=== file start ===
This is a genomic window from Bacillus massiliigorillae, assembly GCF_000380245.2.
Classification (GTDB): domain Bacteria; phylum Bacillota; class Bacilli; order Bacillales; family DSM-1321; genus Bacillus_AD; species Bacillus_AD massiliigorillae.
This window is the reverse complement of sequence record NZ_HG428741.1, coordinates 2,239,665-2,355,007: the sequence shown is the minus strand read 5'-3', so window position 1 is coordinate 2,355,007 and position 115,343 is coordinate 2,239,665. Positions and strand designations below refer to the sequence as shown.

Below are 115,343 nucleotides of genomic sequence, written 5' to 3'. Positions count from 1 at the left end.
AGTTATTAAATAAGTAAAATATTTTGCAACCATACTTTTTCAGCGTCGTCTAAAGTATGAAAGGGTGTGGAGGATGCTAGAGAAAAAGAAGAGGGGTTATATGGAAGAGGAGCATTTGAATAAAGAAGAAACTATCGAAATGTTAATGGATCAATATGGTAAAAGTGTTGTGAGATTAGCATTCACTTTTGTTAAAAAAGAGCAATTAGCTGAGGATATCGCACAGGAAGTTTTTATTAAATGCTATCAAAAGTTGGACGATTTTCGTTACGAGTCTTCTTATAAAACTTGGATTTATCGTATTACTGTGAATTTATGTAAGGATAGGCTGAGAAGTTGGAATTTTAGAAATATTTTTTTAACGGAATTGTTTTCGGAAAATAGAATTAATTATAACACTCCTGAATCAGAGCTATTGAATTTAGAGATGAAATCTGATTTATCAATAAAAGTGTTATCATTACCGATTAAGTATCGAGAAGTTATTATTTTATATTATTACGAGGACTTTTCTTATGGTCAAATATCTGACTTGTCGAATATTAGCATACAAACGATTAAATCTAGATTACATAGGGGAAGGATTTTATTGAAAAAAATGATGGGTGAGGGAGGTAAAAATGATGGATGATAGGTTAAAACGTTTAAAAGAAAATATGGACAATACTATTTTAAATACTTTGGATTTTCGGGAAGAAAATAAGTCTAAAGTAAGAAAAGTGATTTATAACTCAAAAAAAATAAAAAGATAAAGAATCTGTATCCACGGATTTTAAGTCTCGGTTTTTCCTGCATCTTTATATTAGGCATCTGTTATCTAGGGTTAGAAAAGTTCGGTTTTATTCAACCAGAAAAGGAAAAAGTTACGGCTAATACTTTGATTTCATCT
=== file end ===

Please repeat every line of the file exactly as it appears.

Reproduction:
This is a genomic window from Bacillus massiliigorillae, assembly GCF_000380245.2.
Classification (GTDB): domain Bacteria; phylum Bacillota; class Bacilli; order Bacillales; family DSM-1321; genus Bacillus_AD; species Bacillus_AD massiliigorillae.
This window is the reverse complement of sequence record NZ_HG428741.1, coordinates 2,239,665-2,355,007: the sequence shown is the minus strand read 5'-3', so window position 1 is coordinate 2,355,007 and position 115,343 is coordinate 2,239,665. Positions and strand designations below refer to the sequence as shown.

Below are 115,343 nucleotides of genomic sequence, written 5' to 3'. Positions count from 1 at the left end.
AGTTATTAAATAAGTAAAATATTTTGCAACCATACTTTTTCAGCGTCGTCTAAAGTATGAAAGGGTGTGGAGGATGCTAGAGAAAAAGAAGAGGGGTTATATGGAAGAGGAGCATTTGAATAAAGAAGAAACTATCGAAATGTTAATGGATCAATATGGTAAAAGTGTTGTGAGATTAGCATTCACTTTTGTTAAAAAAGAGCAATTAGCTGAGGATATCGCACAGGAAGTTTTTATTAAATGCTATCAAAAGTTGGACGATTTTCGTTACGAGTCTTCTTATAAAACTTGGATTTATCGTATTACTGTGAATTTATGTAAGGATAGGCTGAGAAGTTGGAATTTTAGAAATATTTTTTTAACGGAATTGTTTTCGGAAAATAGAATTAATTATAACACTCCTGAATCAGAGCTATTGAATTTAGAGATGAAATCTGATTTATCAATAAAAGTGTTATCATTACCGATTAAGTATCGAGAAGTTATTATTTTATATTATTACGAGGACTTTTCTTATGGTCAAATATCTGACTTGTCGAATATTAGCATACAAACGATTAAATCTAGATTACATAGGGGAAGGATTTTATTGAAAAAAATGATGGGTGAGGGAGGTAAAAATGATGGATGATAGGTTAAAACGTTTAAAAGAAAATATGGACAATACTATTTTAAATACTTTGGATTTTCGGGAAGAAAATAAGTCTAAAGTAAGAAAAGTGATTTATAACTCAAAAAAAATAAAAAGATAAAGAATCTGTATCCACGGATTTTAAGTCTCGGTTTTTCCTGCATCTTTATATTAGGCATCTGTTATCTAGGGTTAGAAAAGTTCGGTTTTATTCAACCAGAAAAGGAAAAAGTTACGGCTAATACTTTGATTTCATCT